By this means they were able to economise in fuel, and they lived warmly and comfortably, while in many other ways the habitation in common was found advantageous. In this point the influence of the Europeans has been unfortunate. They have encouraged the distribution of the families into separate small houses, and have even offered prizes for house-building.

It was thought to be such a grand thing that each family should have its own home for itself. The result was that the houses became poorer and colder, more material in proportion was needed for warming and lighting—material which was not always forthcoming—and the advantages of the old system of partial communism were sacrificed.

So that the separation tended to the greater discomfort of the greater number. I have again and again sought to impress upon the reader that the Eskimos are a peaceable and kindly race. There is no more striking proof of this, I think, than their primitive judicial process. It is a mistake to suppose that the heathen Eskimos had no means of submitting any wrong they had suffered to the judgment of their fellows. Eskimo Life PDF Book Download

Their judicial process, however, was of a quite peculiar nature, and consisted of a sort of duel. It was not fought with lethal weapons, as in the so-called civilised countries; in this, as in other things, the Greenlander went more mildly to work, challenging the man who had done him wrong to a contest of song or a drum-dance.

This generally took place at the great summer meetings, where many people were assembled with their tents. The litigants stood face to face with each other in the midst of a circle of on-lookers, both men and women, and, beating a tambourine or drum, each in turn sang satirical songs about the other.

In these songs, which as a rule were composed beforehand, but were sometimes improvised, they related all the misdeeds of their opponent and tried in every possible way to make him ridiculous. The one who got the audience to laugh most at his jibes or invectives was the conqueror. Eskimo Life PDF Book Free

Even such serious crimes as murder were often expiated in this way. It may appear to us a somewhat mild form of punishment, but for this people, with their marked sense of honour, it was sufficient. As an example of their talent for sculpture I here reproduce two heads, carved in wood, which a native of a village in the Godthaab district brought to me.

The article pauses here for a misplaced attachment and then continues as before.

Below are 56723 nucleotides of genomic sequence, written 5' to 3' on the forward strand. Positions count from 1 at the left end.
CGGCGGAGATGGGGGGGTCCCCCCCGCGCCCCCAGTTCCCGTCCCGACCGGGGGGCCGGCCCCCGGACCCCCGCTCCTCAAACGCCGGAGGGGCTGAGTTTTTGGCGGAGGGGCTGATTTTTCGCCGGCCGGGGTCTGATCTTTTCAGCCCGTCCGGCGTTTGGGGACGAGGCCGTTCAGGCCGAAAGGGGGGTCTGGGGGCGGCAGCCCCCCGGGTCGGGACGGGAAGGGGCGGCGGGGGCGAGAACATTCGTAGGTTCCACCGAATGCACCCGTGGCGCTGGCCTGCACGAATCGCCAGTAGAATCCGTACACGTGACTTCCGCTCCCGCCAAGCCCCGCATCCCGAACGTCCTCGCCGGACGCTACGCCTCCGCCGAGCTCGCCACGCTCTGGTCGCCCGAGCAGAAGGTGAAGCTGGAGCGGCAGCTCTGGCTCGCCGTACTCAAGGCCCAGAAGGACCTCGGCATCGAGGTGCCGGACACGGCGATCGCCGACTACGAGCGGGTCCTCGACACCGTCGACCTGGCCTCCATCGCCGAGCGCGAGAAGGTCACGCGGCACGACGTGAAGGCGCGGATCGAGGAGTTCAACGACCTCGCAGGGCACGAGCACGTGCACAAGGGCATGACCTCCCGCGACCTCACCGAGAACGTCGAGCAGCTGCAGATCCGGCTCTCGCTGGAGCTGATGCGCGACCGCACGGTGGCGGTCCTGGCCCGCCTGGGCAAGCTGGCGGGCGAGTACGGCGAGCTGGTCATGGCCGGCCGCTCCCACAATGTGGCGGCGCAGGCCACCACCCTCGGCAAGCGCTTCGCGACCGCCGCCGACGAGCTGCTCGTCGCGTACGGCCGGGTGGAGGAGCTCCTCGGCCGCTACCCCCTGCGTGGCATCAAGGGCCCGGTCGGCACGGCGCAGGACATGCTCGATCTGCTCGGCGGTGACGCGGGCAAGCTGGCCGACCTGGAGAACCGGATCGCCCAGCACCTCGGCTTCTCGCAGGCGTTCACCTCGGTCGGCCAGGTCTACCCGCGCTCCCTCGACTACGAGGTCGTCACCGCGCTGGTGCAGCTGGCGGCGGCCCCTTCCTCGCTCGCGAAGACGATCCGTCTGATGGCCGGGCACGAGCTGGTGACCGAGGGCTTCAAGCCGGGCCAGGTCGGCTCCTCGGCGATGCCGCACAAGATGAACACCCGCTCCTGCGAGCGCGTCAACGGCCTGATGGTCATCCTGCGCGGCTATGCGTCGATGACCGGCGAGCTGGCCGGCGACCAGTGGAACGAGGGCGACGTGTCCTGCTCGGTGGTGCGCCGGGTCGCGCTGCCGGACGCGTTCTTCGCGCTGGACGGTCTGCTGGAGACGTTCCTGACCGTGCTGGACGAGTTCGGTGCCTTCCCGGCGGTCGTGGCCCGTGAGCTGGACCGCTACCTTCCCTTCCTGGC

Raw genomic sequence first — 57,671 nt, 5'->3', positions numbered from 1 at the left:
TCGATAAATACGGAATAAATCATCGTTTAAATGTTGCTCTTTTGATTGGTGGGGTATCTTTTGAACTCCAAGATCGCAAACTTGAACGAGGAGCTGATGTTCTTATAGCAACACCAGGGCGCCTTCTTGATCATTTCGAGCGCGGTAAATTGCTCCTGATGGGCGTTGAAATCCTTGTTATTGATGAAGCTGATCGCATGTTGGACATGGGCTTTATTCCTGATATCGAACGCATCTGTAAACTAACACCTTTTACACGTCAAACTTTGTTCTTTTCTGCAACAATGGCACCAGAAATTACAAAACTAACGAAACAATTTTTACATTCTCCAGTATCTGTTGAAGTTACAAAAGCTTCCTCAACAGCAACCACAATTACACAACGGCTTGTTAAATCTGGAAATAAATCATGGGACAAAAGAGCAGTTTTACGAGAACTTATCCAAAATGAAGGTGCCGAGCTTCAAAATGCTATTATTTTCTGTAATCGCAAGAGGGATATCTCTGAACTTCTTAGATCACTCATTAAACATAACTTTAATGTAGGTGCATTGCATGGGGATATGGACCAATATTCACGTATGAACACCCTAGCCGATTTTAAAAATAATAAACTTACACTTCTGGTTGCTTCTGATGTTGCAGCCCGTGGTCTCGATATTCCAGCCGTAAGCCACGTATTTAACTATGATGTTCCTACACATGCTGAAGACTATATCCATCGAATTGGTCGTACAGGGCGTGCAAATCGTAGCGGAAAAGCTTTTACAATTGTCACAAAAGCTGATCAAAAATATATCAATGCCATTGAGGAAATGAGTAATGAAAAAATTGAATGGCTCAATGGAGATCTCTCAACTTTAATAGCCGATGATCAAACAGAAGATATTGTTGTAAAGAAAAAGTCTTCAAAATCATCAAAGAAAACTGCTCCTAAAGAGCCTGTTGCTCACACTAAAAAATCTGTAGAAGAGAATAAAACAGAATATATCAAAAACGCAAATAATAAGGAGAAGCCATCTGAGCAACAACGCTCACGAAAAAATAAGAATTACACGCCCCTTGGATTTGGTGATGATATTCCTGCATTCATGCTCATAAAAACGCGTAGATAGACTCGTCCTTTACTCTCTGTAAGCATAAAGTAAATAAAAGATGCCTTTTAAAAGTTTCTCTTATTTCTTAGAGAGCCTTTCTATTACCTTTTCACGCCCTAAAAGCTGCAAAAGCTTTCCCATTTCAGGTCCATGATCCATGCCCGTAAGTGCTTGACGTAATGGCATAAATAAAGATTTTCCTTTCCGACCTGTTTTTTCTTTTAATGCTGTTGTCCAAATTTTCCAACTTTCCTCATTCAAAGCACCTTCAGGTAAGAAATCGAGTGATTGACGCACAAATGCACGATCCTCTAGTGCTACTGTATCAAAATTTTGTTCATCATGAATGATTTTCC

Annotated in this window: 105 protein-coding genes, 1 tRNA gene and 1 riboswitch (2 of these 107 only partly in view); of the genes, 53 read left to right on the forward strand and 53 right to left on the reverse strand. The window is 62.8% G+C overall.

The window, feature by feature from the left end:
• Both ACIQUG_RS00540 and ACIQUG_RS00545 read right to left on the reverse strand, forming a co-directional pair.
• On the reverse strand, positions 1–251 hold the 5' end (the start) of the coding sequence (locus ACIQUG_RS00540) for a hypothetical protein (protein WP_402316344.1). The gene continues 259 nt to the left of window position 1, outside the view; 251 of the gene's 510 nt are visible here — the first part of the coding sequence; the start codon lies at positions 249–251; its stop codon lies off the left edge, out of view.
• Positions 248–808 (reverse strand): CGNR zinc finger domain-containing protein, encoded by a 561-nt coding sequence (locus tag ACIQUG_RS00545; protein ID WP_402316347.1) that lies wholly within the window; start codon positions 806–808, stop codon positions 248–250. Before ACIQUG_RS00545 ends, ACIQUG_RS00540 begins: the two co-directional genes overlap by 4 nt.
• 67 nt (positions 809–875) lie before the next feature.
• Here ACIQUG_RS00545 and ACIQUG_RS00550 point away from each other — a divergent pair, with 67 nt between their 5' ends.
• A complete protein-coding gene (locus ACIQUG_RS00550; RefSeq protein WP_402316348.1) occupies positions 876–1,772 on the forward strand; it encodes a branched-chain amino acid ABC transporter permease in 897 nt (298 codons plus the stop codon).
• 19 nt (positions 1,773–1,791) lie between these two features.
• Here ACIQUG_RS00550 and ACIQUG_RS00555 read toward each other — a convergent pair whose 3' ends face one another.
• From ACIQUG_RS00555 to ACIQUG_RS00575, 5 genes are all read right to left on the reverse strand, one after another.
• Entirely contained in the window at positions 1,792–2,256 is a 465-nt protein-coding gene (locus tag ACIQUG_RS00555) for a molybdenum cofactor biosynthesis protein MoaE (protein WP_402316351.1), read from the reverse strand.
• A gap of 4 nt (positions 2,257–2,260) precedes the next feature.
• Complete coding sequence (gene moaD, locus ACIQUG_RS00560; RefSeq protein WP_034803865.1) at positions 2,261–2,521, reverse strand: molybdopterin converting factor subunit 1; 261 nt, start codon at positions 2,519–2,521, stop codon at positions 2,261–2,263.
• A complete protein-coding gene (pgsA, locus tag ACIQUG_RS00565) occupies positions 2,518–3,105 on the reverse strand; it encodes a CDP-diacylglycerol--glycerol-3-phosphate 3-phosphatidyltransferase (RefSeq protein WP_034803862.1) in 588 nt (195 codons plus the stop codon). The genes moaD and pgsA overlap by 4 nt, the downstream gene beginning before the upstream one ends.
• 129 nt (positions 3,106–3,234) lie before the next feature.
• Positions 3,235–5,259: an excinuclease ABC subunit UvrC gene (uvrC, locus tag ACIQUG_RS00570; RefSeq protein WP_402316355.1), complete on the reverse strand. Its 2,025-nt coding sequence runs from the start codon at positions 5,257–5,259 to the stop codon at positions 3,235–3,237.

They seem to me to betray a marked sense of humour; and one can scarcely doubt that it is the features of his own race which the artist has immortalised. Of musical talent the Greenlanders have a good share. They pick up our music with remarkable ease, and reproduce it, sometimes vocally, for they are very fond of singing, sometimes on the violin, guitar, organ, accordion.

Or other instruments, which they quickly teach themselves to play upon. This is the more remarkable as their primitive music, which was performed at the drum-dances, is monotonous and undeveloped, like that of most primitive peoples. It employs only a few notes, as a rule not more than five; but it is nevertheless peculiar and not without interest. Eskimo Life PDF Book Free

It is believed to be in the main an imitation of the rushing of the rivers. The East Greenlanders told Holm that when they sleep beside a river they hear the singing of the dead, and this they seek to imitate. The primitive characteristics of their music have of course been more or less destroyed by their intercourse with Europeans.

They have now adopted many European airs, and it produces a quaint and surprising effect, among the mountains and the glaciers, suddenly to hear a snatch of a Copenhagen street song, as for example, ‘Gina, lovely maiden mine, … won’t you come along?’ The Greenlanders have a great wealth of fairy tales and legends, many of them very characteristic.

Nothing affords a better insight into the whole spiritual life of the people, their disposition, feelings, and moods, than the matter of these legends and the manner in which they are told. We find in them a considerable talent for narrative and gift of imagination, along with a grotesque humour, which of course often takes the form of coarseness. Eskimo Life PDF Book Free

Besides this legendary lore (see next chapter) and narratives of exploits and adventures, the Greenlanders had a poetry of their own. The songs were either lampoons, such as they used to sing at the before-mentioned drum-dances, or else descriptions of different objects and events.A.